Identification is based on the relationship between the client and the trainer. In other words, “I’ll do (or don’t do) something, because in most cases their performance has clear consequences, either positive or negative. In contrast, a person with an external locus of control is tending to attribute life events to luck, chance, the influence of others or any situational characteristic. 

Age should not be ignored either. Children are less likely motivated by internalized values because they still probably lack them. Adults with crystallized values will not be happy with simple permissive tricks. Indirect techniques do target not directly the client, rather they change or adjust the situation or the environment, both physically and psychologically. The sites of exercise, the attitude of the trainer, and granting greater control to the client are just a few examples of indirect techniques. 

Locus of Control Theory

The next topic to be discussed about motivation is the so-called “locus of control”. Simply put, this means how different people perceive their responsibility for reward and punishment. Someone with an internal locus of control is far more likely to attribute the events of his life dependent on their own behavior. They think that better to identify, internal control with internalization. 

The Impact of Stress on Motivation

You probably have never realized how much lowering stress levels, keeps injuries at bay. Of course, this isn’t a common point of knowledge for a trainer lacking awareness of exercise psychology. Still, three decades of research show that a combination of conditions puts athletes at a greater risk of injury. These conditions include negative life stresses, an increase in daily hassles, previous injuries, and poor coping responses.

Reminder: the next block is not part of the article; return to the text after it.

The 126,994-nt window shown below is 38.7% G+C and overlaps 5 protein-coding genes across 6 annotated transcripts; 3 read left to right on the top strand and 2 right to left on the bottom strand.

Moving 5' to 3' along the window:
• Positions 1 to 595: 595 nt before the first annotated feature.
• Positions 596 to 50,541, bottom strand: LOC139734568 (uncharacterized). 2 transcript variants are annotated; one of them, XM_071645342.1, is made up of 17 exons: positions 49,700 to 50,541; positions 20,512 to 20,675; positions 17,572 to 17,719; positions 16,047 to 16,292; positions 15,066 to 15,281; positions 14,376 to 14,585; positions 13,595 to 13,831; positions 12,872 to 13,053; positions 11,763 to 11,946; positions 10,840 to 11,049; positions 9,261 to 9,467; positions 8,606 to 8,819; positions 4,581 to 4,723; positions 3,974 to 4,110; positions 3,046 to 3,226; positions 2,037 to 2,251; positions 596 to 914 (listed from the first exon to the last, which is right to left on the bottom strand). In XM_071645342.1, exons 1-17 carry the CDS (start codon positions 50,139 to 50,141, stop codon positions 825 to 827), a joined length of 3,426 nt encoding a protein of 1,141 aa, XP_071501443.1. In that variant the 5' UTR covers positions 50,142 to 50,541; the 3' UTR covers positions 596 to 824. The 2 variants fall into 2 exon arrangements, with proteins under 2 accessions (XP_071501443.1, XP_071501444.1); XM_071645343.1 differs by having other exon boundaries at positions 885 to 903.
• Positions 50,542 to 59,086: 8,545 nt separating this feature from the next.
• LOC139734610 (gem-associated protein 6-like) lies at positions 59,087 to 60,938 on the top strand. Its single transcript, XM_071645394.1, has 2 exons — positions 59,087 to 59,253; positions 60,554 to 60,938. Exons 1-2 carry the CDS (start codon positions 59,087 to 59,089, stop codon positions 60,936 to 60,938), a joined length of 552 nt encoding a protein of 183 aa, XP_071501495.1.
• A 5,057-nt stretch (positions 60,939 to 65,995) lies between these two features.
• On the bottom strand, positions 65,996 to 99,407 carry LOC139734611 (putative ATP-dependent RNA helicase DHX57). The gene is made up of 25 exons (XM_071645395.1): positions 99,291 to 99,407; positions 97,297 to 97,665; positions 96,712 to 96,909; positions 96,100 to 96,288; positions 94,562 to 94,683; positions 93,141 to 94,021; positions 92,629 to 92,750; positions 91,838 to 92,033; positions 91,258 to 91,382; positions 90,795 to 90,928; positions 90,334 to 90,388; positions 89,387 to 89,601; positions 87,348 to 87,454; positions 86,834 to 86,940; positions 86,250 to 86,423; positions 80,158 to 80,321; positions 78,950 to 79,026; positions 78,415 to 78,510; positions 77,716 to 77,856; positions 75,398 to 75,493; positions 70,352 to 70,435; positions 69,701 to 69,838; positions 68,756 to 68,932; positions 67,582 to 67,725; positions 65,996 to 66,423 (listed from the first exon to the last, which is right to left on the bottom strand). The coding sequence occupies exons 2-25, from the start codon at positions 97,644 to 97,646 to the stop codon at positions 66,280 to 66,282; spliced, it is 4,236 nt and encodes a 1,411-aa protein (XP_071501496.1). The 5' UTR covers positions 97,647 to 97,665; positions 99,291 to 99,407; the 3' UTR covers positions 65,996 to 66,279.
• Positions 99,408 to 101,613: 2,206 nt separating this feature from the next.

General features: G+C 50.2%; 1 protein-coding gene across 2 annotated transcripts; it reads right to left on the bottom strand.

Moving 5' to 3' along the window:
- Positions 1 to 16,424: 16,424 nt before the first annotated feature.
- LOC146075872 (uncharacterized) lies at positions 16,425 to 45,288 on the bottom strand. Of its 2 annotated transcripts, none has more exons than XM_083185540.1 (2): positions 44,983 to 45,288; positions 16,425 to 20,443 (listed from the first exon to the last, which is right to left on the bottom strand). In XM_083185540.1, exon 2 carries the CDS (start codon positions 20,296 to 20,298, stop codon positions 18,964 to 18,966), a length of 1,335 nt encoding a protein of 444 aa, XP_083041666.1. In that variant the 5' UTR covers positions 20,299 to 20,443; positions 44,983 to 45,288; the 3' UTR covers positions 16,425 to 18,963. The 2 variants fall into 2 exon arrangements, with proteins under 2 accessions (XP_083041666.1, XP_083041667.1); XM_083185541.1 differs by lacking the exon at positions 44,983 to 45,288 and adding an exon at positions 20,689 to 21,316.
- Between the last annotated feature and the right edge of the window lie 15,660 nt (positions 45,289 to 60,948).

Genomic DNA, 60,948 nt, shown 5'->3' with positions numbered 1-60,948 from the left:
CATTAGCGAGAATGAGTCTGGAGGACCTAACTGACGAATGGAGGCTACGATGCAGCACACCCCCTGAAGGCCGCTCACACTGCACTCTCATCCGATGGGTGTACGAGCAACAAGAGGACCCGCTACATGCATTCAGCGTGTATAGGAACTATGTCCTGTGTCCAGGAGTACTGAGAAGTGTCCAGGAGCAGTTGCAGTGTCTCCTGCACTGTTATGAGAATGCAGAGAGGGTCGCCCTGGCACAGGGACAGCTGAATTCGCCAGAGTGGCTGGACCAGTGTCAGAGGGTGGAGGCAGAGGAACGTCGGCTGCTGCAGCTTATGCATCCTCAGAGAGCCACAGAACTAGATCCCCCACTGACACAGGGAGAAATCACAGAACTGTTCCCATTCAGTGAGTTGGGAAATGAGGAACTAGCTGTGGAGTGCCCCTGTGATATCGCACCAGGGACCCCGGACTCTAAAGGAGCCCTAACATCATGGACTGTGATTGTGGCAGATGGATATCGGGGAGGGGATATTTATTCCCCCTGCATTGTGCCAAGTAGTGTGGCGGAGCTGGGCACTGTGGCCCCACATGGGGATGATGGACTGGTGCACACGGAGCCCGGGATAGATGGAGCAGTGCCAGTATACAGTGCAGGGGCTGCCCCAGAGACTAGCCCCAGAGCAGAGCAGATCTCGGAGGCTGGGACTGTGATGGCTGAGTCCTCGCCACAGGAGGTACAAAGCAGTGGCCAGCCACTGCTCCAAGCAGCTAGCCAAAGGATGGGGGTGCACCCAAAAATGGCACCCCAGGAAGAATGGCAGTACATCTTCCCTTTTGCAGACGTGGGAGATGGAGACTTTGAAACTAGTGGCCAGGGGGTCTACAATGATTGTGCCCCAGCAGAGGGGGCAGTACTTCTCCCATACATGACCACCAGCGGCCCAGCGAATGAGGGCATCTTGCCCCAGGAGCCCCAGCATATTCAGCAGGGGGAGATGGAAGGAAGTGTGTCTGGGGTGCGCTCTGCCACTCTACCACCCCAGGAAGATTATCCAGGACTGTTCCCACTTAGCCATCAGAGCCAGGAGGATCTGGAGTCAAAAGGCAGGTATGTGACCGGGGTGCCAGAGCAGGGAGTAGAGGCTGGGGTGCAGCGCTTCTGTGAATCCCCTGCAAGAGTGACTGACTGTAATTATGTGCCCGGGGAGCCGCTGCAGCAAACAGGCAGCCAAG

Stress, inadequate coping skills, and personality traits do not just make for a bad mood. These factors create an elevated stress response. What does this mean for a client? People who have elevated stress responses suffer from more muscle tension are more easily distracted and have a smaller attention span. This means your client may not notice that they are not holding their body in the proper form as they execute a movement under your watch as their trainer. Being under stress for long periods of time actually changes the body’s endocrine system, making a person more susceptible to illness and slowing down the healing process when we are sick or injured. 

We all know stress is unavoidable, but how do we help clients manage life stresses and lower their injury risk? We need to promote and develop coping skills for the client to use to deal with stress. If you think about it, what do we know to be the best approach when life hits us with a big stressor — such as the death of a loved one, a move across the country or the end of an important personal relationship? We seek professional help. This is normal if our client’s coping skills are not up to an acceptable level. An exercise psychologist can both teach everyday coping skills and help a client deal with major life stressors. Taking deliberate steps to try and reduce stress can help lower the chance of incurring more stress through suffering an injury. In short, it is not the trainer’s sole responsibility to fix clients in this way. 

The third form of direct motivation, internalization, uses the beliefs and values of the client instead of external sources. How and when these methods work depend on various factors, such as the personality of both the client and the trainer and the trainer’s expertise in all these diverse techniques 

How to Become a Certified Personal Trainer

If you are ready to add exercise psychology to your fitness career, the NESTA Personal Fitness Trainer Course is a great addition.

Check out what it takes to start a career in personal fitness training. NESTA is your most affordable and fastest way to become a highly qualified personal trainer.

There is always something exciting about earning a new training or coaching certification and applying that new knowledge of how you train your clients. This also helps you hit the reset button.

NESTA and Spencer Institute coaching programs are open to anyone with a desire to learn and help others. There are no prerequisites.